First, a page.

Warren Buffet is one of the greatest investors of all times. Given that his fund, Berkshire Hathaway, holds a small number of stocks, you may think that his strong performance was the result of superior stock selection (a.k.a. alpha). A study that was published in 2013 (https://www.nber.org/papers/w19681) found that the benefit of his stock selection was statistically insignificant, attributing virtually the entire performance to structural decisions. Below I review the sources of his performance that are in common with Quality Asset Management (QAM), and those that are different.

In common:

  1. Value: Both invest in companies with a low price relative to the company’s book value (low P/B).
  2. Quality: Both invest in profitable companies.
  3. Reduced Volatility: Buffett buys low volatility stocks that historically resulted in excess returns. QAM achieves similar results (reduced volatility, excess returns) by excluding extremely small and expensive (high P/B) stocks as well as stocks experiencing negative momentum.

Buffett’s benefits:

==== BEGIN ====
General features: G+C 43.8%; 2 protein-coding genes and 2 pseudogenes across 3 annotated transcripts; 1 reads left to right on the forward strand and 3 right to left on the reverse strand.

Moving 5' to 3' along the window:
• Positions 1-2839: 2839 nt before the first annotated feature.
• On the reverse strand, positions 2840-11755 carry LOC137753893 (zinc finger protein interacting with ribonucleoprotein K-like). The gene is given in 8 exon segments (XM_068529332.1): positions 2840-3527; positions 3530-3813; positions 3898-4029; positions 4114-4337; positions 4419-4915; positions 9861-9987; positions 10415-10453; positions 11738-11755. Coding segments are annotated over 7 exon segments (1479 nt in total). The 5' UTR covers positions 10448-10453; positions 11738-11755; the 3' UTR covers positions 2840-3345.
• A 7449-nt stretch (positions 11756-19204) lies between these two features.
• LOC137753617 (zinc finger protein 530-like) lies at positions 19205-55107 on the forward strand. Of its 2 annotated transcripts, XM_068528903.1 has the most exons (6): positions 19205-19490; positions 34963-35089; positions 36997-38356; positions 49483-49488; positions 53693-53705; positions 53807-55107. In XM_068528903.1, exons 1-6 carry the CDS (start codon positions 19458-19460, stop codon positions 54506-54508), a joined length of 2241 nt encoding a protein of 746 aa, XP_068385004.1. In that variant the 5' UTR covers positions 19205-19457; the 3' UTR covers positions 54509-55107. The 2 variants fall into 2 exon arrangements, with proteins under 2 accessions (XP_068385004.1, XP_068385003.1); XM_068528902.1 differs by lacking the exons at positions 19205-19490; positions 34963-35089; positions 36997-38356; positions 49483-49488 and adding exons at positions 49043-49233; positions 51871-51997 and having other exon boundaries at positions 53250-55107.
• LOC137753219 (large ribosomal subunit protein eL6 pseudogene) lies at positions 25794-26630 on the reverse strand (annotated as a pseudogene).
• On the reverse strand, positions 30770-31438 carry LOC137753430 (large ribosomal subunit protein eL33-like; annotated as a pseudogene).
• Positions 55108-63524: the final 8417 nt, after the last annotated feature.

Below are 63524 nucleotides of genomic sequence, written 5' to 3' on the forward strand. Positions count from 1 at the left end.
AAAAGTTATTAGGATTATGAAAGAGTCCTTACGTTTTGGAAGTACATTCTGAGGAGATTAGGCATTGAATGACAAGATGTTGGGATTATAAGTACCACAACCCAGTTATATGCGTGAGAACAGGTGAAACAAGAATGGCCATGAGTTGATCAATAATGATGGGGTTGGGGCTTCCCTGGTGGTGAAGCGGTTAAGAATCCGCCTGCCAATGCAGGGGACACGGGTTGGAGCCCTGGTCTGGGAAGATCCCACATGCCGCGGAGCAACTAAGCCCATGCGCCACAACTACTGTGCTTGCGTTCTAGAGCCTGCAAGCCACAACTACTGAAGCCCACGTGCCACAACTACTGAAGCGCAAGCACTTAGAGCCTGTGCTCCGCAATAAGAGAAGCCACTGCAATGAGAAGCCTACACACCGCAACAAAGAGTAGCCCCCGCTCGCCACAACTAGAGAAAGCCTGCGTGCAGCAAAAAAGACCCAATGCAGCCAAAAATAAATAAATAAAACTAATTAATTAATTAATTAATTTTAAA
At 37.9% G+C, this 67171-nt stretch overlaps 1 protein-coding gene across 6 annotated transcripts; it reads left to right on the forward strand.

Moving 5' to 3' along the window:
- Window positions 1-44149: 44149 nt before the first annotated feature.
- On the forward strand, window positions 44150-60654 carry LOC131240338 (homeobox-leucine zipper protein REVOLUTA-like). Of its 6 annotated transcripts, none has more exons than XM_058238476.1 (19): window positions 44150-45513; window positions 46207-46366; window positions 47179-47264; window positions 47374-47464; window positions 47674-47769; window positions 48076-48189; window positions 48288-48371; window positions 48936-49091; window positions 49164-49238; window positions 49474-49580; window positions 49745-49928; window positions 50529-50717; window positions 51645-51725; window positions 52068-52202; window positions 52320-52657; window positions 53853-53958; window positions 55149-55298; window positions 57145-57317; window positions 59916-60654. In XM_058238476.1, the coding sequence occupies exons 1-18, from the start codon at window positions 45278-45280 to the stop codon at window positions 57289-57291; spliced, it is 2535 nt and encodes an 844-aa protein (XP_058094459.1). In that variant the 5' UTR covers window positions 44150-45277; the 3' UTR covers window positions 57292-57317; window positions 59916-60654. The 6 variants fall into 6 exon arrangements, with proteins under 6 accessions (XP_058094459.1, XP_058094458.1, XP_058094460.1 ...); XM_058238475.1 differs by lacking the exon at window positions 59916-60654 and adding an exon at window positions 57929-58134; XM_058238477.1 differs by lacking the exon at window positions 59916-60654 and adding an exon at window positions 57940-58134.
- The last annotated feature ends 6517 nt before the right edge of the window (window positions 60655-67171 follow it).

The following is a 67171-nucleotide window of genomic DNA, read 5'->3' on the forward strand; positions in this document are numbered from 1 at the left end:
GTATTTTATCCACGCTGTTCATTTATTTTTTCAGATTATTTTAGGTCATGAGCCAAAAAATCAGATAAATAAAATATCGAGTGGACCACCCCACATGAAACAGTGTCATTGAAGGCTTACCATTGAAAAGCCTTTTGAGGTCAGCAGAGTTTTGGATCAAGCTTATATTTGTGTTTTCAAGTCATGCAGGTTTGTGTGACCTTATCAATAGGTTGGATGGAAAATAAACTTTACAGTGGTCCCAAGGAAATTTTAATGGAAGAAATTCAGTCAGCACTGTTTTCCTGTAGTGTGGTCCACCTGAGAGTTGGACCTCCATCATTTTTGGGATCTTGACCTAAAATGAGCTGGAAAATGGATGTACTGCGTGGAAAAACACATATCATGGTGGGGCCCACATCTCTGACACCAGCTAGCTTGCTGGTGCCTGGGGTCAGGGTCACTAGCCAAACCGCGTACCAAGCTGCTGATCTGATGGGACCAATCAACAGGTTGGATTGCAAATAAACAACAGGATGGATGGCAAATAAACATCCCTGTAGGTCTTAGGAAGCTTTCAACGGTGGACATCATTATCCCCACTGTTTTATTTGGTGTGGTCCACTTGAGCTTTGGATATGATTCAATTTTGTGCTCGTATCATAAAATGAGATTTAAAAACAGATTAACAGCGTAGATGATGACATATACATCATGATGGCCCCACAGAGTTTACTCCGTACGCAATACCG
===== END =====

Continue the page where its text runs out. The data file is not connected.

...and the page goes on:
1. Leverage: Buffett employs leverage of 1.4 to 1.6, with very low costs of borrowing thanks to using capital from his insurance business (premiums received until claims where paid), and interest-free loans: differed tax on depreciation, accounts payable and option contract liabilities. QAM helps clients use home mortgages & HELOCs (home equity lines of credit) to generate leverage, when desired, possible (the client can qualify for the loans) & subject to a risk analysis. In addition, it invests deferred obligations, including income taxes until due (e.g. when the client pays 110% of past year’s taxes in estimated taxes, and enjoys faster growing income). QAM uses very low cost margin for loans backed by unused HELOCs, and other sources. While there are some similarities, this strategy is not used for all of QAM’s client’s, and the leverage level declines with the growth of the portfolio relative to the client’s home value. In addition, the interest rate that Buffett gets from his insurance arm is lower than the interest rates that QAM’s clients get. Therefore, this is usually a benefit to Buffett relative to QAM.